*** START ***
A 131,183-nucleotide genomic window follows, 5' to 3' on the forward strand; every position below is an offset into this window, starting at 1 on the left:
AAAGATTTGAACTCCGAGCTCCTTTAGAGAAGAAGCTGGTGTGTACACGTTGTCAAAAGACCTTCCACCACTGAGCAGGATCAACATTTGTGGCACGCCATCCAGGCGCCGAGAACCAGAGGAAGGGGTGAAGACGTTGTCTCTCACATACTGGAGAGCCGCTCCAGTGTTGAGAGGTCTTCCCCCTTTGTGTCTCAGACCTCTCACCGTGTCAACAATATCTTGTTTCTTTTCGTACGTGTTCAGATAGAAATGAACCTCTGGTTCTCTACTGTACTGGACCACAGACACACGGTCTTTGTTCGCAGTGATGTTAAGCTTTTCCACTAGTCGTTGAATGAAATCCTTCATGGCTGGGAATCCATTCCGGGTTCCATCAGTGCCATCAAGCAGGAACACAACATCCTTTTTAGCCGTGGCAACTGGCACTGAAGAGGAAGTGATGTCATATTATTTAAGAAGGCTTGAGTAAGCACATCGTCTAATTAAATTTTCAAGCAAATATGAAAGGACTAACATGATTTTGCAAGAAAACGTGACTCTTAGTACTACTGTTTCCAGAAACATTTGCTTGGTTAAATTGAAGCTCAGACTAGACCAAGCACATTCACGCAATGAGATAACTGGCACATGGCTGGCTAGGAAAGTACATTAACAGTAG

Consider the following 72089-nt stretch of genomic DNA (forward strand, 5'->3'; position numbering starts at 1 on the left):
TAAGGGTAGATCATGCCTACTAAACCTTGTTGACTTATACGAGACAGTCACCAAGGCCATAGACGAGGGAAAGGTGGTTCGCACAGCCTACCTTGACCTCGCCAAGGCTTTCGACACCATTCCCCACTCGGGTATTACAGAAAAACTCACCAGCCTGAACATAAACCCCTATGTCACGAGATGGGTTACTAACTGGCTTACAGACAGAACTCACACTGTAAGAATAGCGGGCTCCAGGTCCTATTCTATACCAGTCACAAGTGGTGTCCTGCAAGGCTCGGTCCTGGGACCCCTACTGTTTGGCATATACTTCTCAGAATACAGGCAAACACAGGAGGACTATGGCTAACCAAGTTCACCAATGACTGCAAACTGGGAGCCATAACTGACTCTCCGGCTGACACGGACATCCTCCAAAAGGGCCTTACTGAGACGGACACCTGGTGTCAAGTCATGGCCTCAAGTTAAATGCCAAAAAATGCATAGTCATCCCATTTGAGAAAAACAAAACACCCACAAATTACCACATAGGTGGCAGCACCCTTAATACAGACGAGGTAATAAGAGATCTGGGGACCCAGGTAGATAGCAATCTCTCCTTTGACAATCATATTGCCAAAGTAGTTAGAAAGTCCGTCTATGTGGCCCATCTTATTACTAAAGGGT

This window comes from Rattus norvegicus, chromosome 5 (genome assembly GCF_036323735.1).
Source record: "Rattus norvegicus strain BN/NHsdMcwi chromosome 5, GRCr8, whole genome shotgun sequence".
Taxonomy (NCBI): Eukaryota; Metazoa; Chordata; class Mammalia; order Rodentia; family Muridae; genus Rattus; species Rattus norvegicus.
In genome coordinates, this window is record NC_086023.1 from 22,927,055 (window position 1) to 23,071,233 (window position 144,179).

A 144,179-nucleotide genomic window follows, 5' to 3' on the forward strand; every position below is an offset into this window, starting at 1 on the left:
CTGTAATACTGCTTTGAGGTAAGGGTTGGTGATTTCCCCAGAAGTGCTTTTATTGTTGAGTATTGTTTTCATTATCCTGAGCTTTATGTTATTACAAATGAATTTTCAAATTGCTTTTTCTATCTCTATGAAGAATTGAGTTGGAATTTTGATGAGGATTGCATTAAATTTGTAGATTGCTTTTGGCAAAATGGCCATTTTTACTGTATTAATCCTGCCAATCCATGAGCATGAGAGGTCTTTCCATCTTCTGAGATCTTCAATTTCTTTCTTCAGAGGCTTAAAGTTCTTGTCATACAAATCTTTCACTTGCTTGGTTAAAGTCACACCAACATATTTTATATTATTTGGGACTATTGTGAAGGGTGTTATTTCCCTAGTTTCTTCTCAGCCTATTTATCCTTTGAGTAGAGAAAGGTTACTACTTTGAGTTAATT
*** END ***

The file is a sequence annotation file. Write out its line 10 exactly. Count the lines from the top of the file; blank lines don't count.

CTGTAATACTGCTTTGAGGTAAGGGTTGGTGATTTCCCCAGAAGTGCTTTTATTGTTGAGTATTGTTTTCATTATCCTGAGCTTTATGTTATTACAAATGAATTTTCAAATTGCTTTTTCTATCTCTATGAAGAATTGAGTTGGAATTTTGATGAGGATTGCATTAAATTTGTAGATTGCTTTTGGCAAAATGGCCATTTTTACTGTATTAATCCTGCCAATCCATGAGCATGAGAGGTCTTTCCATCTTCTGAGATCTTCAATTTCTTTCTTCAGAGGCTTAAAGTTCTTGTCATACAAATCTTTCACTTGCTTGGTTAAAGTCACACCAACATATTTTATATTATTTGGGACTATTGTGAAGGGTGTTATTTCCCTAGTTTCTTCTCAGCCTATTTATCCTTTGAGTAGAGAAAGGTTACTACTTTGAGTTAATT